Back in my youth teenagers performing music was not a common phenomena. In Sydney, Australia, while in my late teens AM top forty radio was the big mover on the local music scene. Of course there were local cover bands of mostly older professional musicians but none of my teen age friends ever gave a thought to actually playing music. I was probably the only one in my peer group who owned an instrument. It was early days and I was at that horrible stumbling stage of trying to figure out how to actually play a guitar. It wasn’t until classic rock became “a thing” that things began to change. When I started to pay serious attention to music the late night radio broadcasts were on the tail end of the swing era with big band tributes and crooners like Frank Sinatra ruling the late night air waves. When Bob Dylan, The Beatles and The Rolling Stones, etc kicked off the modern singer/songwriter rock era Modern Jazz and folk music were on the fringe of the local music scene and “Classic Rock” wasn’t even a concept at that stage. By the mid sixties that had changed and every young guy on the planet picked up a guitar and started churning out the new music. For a young guy an electric guitar was an instant “chick magnet”. The era of the guitar god became the order of the day and that is the way it has been ever since. Now, maybe that is changing. Rick Beato, the YouTube music critic and promoter, commented in a recent YouTube video that when young people socialize these days they no longer seem to be interested in playing music. They are more interested in playing video games. So maybe the Electric Guitar era has just about run its course. The legendary performers are dropping like flies and the bands left over from the classic rock era are populated by really, really old men. It is probably time to move on.
For me, the new thing, and don’t laugh, is the marimba. I know it maybe only be because the YouTube algorithms are selecting from my playlists and that only re-enforces my current interests in Marimba performances by young nerdy guys or cute Asian ladies. That seems to be their instrument of choice. For me there is something very appealing about a huge five octave marimba played by two handed musicians with four mallets. The resulting sounds are magical. There seems to be masses of musicians and new composers churning out musically spectacular performances on Marimbas. I was first turned onto marimba music way back in the mid-1980s when I first heard SteveReich’s Six Marimbas.For some audiences the music is an advanced form of sonic Chinese water torture. As a comment I think that is a little unkind. I admit it is very repetitious but if you really, really listen there is a lot going on in the music. I have been listening to that piece for over thirty years and I still find it enthralling. It was originally written for six Grand Pianos but I guess getting six grand pianos into a room was a logistical nightmare. For six Marimbas that is still a physical challenge but getting them into a concert space it is doable. Steve Reich is a modern classical composerwho, along with Phillip Glass, Terry Rileyand others has re-invented modern classical music. So while pop/rock music seems to have gone down the rabbit hole of massive arena performances, modern classical musicians seem to have stripped away the excesses of modern pop music to produce performances that are both sonically and visually interesting.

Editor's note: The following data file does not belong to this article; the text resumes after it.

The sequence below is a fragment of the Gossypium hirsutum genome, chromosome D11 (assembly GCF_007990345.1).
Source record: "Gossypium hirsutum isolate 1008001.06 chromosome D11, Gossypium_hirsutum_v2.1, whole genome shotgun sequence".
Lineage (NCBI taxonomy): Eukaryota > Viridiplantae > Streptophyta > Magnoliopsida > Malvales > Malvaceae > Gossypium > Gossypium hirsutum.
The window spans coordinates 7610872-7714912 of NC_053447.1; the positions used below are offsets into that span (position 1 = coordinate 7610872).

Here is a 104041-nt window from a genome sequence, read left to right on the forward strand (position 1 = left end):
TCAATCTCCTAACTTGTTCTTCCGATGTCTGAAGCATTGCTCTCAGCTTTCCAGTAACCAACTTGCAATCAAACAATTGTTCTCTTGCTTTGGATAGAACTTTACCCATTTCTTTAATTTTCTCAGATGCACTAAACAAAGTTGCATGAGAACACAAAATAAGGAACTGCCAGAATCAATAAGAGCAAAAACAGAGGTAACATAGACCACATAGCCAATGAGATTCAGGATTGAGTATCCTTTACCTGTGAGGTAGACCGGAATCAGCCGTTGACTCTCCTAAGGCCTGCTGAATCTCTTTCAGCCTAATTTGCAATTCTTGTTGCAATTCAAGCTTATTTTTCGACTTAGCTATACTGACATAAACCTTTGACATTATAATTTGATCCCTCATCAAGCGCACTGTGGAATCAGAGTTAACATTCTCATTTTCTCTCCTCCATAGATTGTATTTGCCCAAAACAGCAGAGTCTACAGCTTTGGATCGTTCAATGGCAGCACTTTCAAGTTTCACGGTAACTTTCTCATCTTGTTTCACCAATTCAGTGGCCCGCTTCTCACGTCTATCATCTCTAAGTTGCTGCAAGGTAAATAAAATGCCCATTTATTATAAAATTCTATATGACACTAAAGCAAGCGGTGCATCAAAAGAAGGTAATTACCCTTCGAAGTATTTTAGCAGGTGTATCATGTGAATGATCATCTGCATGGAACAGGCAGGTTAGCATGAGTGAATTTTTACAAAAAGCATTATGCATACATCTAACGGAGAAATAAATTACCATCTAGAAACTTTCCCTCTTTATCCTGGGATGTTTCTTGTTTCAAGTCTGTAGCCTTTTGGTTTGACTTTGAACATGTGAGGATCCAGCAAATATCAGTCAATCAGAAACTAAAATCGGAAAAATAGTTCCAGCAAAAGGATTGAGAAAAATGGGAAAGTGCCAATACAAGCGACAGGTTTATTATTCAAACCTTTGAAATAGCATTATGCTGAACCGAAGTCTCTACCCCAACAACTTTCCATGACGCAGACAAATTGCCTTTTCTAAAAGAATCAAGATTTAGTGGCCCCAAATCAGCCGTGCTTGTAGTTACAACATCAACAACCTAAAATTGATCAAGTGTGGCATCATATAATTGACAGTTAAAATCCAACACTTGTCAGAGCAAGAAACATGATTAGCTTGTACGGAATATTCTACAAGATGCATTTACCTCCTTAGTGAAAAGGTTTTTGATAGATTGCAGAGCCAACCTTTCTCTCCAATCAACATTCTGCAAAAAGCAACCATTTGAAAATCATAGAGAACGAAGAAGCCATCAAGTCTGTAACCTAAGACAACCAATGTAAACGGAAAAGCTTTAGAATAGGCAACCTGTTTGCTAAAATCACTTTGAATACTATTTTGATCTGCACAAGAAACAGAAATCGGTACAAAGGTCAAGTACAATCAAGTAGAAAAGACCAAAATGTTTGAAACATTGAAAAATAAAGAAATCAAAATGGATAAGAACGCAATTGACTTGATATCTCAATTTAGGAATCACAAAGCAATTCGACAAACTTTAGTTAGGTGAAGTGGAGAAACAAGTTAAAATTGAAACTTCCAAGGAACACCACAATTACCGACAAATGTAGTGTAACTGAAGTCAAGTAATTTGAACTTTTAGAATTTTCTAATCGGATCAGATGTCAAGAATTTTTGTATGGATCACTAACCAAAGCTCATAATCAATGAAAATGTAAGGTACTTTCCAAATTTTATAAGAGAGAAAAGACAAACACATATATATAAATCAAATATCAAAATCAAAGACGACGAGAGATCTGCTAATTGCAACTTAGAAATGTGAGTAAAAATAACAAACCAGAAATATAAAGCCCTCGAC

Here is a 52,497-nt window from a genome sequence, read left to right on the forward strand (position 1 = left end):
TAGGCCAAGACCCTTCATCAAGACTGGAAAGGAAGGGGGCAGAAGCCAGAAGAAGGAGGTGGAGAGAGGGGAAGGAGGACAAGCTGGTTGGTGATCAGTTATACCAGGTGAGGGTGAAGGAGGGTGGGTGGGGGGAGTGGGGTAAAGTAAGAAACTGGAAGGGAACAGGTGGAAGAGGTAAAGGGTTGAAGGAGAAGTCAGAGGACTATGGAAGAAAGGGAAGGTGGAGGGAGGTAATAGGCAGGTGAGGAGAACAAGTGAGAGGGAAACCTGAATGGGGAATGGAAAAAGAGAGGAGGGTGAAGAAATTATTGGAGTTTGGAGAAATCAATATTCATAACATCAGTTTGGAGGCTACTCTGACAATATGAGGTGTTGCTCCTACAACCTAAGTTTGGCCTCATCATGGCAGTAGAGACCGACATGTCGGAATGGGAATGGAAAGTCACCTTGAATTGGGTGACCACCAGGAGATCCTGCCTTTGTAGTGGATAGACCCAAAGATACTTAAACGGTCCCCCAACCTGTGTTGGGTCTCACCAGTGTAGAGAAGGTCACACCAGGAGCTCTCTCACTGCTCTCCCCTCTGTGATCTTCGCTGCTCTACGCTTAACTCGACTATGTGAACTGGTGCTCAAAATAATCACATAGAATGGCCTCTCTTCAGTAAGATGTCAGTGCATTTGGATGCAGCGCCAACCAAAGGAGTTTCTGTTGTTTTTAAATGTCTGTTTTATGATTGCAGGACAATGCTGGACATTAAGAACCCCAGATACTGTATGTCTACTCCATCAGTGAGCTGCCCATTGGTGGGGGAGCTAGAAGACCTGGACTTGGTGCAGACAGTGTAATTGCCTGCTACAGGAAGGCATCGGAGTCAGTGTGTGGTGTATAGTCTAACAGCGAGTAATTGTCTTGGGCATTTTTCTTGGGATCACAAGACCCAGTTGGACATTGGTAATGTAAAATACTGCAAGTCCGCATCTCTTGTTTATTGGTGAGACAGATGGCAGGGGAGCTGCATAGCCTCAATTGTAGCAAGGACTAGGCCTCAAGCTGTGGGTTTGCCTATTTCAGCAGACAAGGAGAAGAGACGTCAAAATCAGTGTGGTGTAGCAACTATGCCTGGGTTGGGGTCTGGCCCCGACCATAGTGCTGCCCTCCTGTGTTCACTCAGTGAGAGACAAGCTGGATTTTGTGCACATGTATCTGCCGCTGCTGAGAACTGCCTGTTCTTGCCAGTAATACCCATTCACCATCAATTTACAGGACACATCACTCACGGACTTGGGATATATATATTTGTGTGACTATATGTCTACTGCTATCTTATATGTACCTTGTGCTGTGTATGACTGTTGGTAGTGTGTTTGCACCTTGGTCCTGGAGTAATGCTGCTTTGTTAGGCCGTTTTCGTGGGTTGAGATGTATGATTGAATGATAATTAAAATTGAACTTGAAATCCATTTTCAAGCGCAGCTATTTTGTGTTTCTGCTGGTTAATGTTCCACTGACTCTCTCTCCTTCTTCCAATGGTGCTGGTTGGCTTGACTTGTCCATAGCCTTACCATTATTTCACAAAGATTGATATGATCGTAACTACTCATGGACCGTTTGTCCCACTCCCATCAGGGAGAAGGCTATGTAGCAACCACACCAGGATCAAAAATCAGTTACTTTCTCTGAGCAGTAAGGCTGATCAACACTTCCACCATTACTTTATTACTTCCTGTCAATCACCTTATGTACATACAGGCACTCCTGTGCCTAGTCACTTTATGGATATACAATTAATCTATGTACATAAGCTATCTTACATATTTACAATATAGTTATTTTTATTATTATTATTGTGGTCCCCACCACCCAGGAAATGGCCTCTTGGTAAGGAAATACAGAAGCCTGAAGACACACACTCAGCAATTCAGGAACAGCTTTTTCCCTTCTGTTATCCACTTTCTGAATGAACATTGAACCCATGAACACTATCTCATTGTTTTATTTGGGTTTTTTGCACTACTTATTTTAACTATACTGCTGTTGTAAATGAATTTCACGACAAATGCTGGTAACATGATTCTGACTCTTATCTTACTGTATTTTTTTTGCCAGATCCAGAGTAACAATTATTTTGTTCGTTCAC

So here is a recent performance of Steve Reich’s magical Six Marimbas performed by HAMIRUGE – THE LOUSIANA STATE UNIVERSITY GROUP under the direction of Brett Dietz.
It doesn’t end there. The piece has been re-arranged for Indonesian Gamelan. I think that works almost as well. The Indonesian Gamelan Orchestras were a major influence on Reich’s music.
For a more traditional Classical approach to music check out the magnificent arrangement of the Chaconne from Johann Sebastian Bach’s Partita No. 2 in D minor for solo violin, BWV 1004. It was composed in between 1717-1720. The Chaconne reflects Bach’s thorough appreciation for the violin as an instrument of musical expression. At one level it is a simple piece of music – the 256-measure-long work consists of 64 variants on the four-measure phrase heard at the beginning. Check out the dynamics in the performance of this piece.
On a jazzier note check out Mika Stoltzman’s Marimba Madnesswith a combo that included the great drummer Steve Gadd who appears to be faultlessly sight reading the drum parts. Enjoy……
Ivan Trevino is one of a number of composers churning out new music for Marimba and Vibraphone. This is one of his pieces called Catching Shadows. The inclusion of the drum kit is a nice touch.
Another version scored for Percussion Sextet. How do high school kids get this good?
Here is a performance of Velocities compose by Joseph Schwantner (born March 22, 1943) an American compose and educator. He is prolific, with many works to his credit. His style is coloristic and eclectic, drawing on such diverse elements as French impressionism, African drumming, and minimalism. His orchestral work Aftertones of Infinity received the 1979 Pulitzer Prize for Music (Wikipedia).
That is just a few performances available on YouTube.